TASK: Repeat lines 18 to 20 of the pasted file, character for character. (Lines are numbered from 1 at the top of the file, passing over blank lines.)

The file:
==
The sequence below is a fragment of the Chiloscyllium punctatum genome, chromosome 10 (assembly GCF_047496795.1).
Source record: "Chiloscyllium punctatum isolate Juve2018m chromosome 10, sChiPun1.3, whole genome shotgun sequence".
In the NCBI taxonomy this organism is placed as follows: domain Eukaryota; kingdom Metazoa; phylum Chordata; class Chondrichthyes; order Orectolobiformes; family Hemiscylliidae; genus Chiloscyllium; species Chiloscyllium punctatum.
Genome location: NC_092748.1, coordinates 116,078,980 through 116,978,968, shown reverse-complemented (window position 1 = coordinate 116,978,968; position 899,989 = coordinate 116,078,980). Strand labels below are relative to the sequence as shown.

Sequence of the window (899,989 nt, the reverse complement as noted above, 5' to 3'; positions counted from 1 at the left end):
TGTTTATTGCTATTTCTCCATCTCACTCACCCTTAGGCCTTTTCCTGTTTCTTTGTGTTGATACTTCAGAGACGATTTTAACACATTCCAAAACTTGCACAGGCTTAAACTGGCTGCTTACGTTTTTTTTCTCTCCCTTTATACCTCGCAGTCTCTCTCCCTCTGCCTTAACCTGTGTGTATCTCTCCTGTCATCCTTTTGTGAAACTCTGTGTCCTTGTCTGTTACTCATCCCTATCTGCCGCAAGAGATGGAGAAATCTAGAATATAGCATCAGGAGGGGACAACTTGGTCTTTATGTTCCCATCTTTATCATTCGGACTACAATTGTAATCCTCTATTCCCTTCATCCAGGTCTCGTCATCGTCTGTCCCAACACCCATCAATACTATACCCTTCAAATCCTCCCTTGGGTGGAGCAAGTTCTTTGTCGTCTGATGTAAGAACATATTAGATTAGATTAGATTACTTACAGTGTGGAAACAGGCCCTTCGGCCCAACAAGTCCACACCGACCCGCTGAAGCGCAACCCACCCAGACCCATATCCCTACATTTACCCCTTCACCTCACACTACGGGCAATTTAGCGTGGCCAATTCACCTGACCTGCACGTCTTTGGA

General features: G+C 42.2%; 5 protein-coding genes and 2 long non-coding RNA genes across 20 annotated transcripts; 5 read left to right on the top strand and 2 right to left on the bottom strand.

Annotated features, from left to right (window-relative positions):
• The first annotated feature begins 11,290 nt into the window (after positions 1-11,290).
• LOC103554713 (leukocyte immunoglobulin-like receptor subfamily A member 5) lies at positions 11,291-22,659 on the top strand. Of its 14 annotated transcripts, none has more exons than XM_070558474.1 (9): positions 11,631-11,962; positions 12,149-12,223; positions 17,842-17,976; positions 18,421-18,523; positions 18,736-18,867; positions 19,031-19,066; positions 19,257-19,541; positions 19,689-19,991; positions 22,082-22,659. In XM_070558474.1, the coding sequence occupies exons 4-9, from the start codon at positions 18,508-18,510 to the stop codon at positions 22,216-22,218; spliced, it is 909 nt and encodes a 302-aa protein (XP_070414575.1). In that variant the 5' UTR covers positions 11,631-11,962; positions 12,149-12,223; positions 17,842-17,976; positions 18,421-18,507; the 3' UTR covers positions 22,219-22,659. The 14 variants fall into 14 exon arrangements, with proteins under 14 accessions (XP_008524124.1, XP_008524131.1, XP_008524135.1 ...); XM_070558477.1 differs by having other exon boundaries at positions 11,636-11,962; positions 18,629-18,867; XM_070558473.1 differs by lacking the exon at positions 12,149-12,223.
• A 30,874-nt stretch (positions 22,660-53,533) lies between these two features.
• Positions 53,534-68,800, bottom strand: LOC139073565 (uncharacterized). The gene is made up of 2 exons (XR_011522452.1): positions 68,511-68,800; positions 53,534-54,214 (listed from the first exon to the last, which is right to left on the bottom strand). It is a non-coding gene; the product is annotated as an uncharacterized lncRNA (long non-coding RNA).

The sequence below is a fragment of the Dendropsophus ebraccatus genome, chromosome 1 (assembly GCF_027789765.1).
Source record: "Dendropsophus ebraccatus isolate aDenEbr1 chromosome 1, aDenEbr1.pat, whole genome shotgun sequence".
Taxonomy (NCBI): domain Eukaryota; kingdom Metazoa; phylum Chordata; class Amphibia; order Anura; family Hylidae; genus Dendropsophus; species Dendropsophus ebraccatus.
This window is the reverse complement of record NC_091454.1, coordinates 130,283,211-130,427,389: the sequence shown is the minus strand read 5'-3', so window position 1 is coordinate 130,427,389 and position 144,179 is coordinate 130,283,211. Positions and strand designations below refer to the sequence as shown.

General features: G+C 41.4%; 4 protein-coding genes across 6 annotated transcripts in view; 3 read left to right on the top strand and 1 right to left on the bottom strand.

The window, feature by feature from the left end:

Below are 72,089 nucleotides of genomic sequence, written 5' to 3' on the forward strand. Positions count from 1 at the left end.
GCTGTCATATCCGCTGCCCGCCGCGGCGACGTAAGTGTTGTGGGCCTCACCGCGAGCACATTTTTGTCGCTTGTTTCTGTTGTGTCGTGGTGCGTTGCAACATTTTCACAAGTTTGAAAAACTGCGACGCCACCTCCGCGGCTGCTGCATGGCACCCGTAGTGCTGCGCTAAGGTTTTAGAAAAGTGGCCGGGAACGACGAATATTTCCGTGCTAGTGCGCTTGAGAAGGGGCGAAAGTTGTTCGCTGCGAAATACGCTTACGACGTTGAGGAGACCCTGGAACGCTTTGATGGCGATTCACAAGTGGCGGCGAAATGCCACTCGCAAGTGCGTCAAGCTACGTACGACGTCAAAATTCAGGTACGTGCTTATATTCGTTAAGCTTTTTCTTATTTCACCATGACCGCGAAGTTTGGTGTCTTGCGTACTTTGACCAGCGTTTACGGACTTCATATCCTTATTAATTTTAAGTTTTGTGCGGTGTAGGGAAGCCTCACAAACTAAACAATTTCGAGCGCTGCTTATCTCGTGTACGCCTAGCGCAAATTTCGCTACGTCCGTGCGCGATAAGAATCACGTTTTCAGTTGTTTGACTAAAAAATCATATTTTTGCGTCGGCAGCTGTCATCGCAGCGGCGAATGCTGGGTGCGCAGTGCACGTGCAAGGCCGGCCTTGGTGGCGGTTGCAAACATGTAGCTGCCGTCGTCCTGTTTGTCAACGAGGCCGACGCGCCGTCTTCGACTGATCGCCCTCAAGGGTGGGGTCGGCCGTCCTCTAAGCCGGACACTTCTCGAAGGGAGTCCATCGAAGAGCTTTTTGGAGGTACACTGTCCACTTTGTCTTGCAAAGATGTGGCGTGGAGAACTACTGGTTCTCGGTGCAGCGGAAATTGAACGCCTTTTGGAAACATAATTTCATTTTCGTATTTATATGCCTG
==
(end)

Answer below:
The window, feature by feature from the left end:

Below are 72,089 nucleotides of genomic sequence, written 5' to 3' on the forward strand. Positions count from 1 at the left end.
GCTGTCATATCCGCTGCCCGCCGCGGCGACGTAAGTGTTGTGGGCCTCACCGCGAGCACATTTTTGTCGCTTGTTTCTGTTGTGTCGTGGTGCGTTGCAACATTTTCACAAGTTTGAAAAACTGCGACGCCACCTCCGCGGCTGCTGCATGGCACCCGTAGTGCTGCGCTAAGGTTTTAGAAAAGTGGCCGGGAACGACGAATATTTCCGTGCTAGTGCGCTTGAGAAGGGGCGAAAGTTGTTCGCTGCGAAATACGCTTACGACGTTGAGGAGACCCTGGAACGCTTTGATGGCGATTCACAAGTGGCGGCGAAATGCCACTCGCAAGTGCGTCAAGCTACGTACGACGTCAAAATTCAGGTACGTGCTTATATTCGTTAAGCTTTTTCTTATTTCACCATGACCGCGAAGTTTGGTGTCTTGCGTACTTTGACCAGCGTTTACGGACTTCATATCCTTATTAATTTTAAGTTTTGTGCGGTGTAGGGAAGCCTCACAAACTAAACAATTTCGAGCGCTGCTTATCTCGTGTACGCCTAGCGCAAATTTCGCTACGTCCGTGCGCGATAAGAATCACGTTTTCAGTTGTTTGACTAAAAAATCATATTTTTGCGTCGGCAGCTGTCATCGCAGCGGCGAATGCTGGGTGCGCAGTGCACGTGCAAGGCCGGCCTTGGTGGCGGTTGCAAACATGTAGCTGCCGTCGTCCTGTTTGTCAACGAGGCCGACGCGCCGTCTTCGACTGATCGCCCTCAAGGGTGGGGTCGGCCGTCCTCTAAGCCGGACACTTCTCGAAGGGAGTCCATCGAAGAGCTTTTTGGAGGTACACTGTCCACTTTGTCTTGCAAAGATGTGGCGTGGAGAACTACTGGTTCTCGGTGCAGCGGAAATTGAACGCCTTTTGGAAACATAATTTCATTTTCGTATTTATATGCCTG